Most women hate heavy purses full of coins. With the trend to non-cash purchases, soon cash (and coin purses) could be a thing of a very archaic past.
Where are we now?
Australia is one of the world leaders when it comes to the move towards a cashless society. Trends reported by the Reserve Bank of Australia show an increasing shift away from cash towards online transactions.
In 2014/2015 the number and value of ATM withdrawals dropped by 5% and 2% respectively, a trend that has been occurring since 2012. (1)
People now don’t pay their bills with cash. “It accounted for 47 per cent of the number and 18 per cent of the value of all payments in 2013, down from 62 per cent and 29 per cent respectively in 2010.” (2) However, cash is still the main method used for low value (less than $20) purchase transactions.
Debit cards are the standout winners of non-cash payment methods, with an average 13.7% annual growth since 2009/10. Debit card purchases now make up 42.5% of all non-cash purchases. (3)
Cheques are (happily) a dying breed, only making up 1.6% of all non-cash purchases and declining at a rate of 13.3% per year.
Australia is not the only early adopter towards becoming cashless. Sweden is another leader in the shift to the cashless economy, with economists predicting that the entire Swedish economy could be cashless by 2030 (4)
We are already seeing some of the implications towards a cashless society hitting home in Australia.
Reduced ATM demand has seen banks quietly removing ATMS by the thousands across Australia. Five years ago most local bank branches would have three or four ATMs outside their branch. Now, most branches have just the one ATM.
ATMs in less visited locations such as the Post Office or corner store are removed and either not replaced or replaced by an independent machine on a fee for service model.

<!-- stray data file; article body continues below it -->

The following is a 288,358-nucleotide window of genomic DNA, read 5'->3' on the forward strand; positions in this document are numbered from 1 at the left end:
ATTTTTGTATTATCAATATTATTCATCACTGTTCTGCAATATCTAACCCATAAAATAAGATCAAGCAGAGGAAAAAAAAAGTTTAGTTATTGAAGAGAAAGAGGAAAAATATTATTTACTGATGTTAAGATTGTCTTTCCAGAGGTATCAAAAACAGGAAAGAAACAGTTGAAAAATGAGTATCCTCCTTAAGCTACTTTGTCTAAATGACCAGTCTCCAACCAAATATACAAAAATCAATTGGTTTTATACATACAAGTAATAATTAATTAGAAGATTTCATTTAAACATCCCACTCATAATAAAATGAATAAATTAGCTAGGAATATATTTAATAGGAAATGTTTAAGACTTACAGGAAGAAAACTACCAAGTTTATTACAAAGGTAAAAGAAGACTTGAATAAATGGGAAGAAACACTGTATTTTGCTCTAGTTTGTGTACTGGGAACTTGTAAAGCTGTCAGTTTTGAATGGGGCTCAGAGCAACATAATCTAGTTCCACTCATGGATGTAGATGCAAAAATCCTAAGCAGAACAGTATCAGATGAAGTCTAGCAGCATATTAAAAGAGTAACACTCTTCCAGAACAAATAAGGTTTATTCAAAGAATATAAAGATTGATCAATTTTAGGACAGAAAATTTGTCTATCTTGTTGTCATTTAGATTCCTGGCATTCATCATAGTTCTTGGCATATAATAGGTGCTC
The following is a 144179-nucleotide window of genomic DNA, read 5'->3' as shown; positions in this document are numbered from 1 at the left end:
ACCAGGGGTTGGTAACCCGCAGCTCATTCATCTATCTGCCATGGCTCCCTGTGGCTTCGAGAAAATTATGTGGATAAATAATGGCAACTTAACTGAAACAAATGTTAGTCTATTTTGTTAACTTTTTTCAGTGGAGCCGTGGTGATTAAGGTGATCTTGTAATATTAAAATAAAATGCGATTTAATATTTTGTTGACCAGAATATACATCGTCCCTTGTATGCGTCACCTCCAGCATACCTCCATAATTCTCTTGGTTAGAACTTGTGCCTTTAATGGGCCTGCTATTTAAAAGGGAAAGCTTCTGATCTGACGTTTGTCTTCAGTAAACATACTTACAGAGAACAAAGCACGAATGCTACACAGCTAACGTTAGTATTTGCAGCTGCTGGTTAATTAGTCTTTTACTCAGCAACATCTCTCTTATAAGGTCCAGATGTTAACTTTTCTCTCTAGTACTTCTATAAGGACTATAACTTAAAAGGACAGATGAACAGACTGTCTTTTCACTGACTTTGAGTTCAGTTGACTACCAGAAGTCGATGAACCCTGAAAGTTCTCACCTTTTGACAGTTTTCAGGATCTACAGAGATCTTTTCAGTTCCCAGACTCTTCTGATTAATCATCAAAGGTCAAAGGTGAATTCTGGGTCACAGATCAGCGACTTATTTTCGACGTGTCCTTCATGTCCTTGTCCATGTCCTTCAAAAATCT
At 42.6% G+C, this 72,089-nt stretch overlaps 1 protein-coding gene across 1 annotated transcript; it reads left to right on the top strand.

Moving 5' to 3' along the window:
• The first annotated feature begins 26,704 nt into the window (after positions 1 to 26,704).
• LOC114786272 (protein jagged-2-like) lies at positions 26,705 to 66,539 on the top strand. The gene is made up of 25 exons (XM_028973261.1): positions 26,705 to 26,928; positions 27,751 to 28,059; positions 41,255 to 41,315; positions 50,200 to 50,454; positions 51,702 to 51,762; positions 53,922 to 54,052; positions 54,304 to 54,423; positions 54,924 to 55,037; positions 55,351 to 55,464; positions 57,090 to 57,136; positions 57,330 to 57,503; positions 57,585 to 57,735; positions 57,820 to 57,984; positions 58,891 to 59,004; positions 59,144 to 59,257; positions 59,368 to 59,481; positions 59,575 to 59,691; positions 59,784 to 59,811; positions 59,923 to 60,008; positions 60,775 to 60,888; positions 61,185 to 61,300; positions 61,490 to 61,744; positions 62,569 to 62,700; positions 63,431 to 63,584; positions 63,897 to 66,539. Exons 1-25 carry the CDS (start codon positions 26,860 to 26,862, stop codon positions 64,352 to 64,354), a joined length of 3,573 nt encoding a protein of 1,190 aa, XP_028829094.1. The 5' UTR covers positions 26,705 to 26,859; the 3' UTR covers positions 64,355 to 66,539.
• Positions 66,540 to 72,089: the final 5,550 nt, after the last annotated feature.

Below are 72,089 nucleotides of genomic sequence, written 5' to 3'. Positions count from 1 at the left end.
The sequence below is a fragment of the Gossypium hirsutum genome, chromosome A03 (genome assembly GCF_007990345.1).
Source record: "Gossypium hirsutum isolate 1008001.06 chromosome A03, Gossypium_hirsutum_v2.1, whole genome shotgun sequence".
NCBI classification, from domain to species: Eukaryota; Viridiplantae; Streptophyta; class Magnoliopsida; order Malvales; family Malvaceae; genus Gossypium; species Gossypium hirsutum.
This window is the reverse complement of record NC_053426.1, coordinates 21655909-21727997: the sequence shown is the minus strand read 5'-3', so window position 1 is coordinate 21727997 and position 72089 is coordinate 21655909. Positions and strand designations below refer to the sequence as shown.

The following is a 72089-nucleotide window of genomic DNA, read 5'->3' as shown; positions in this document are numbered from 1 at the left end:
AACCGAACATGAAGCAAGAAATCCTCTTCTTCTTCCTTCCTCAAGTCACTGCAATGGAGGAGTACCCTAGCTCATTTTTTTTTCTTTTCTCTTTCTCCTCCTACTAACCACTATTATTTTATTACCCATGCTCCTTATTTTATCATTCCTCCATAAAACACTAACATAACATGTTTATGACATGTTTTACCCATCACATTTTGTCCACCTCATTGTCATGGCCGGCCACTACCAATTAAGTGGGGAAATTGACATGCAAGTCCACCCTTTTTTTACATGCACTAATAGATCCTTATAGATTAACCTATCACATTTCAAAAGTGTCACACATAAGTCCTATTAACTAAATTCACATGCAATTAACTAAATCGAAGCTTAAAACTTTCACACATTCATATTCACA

Traditional bank branches are also changing. With less cash and cheques coming over the counter, there is less need for tellers. When we move fully cashless, most branches will either close or move to minimal sized locations or central hubs.
Businesses are not immune from these impacts. Consumers are increasingly demanding alternate non-cash payment methods from businesses – with increased requests for BPay and credit options.
Not surprisingly, fraud is also on the increase with the shift to a cashless economy.
“Total losses relating to fraudulent cheque and debit, credit and charge card transactions (where the card was issued and/or acquired in Australia) increased by 29 per cent to $450 million in 2014, according to data collected by the Australian Payments Clearing Association (APCA). The fraud rate (the value of fraudulent transactions as a share of overall transactions) on Australian-issued cards increased from $0.47 per $1,000 in 2013 to $0.59 per $1,000 in 2014.” (1)
With the dramatic rise in Australians being hacked and having their personal data stolen, these rates will only increase unless strong action is taken by businesses to ramp up security of their systems, and by individuals to minimise personal risks. (5)
Other implications include the psychological impacts of the shift to paying with plastic. People buy differently when they have cash compared to cards. With cash people think more before they buy. When they purchase on plastic, they focus on the perceived benefits rather than the costs. Moving cashless means we will see increasing credit card debt with all the subsequent flow-on effects in terms of bankruptcies and financial problems. (6)
So, collect some coins and banknotes and pop them in the safe for your great-grandchildren. For them, cash may well be an antique novelty in much the same way as we view buggy whips and telegrams.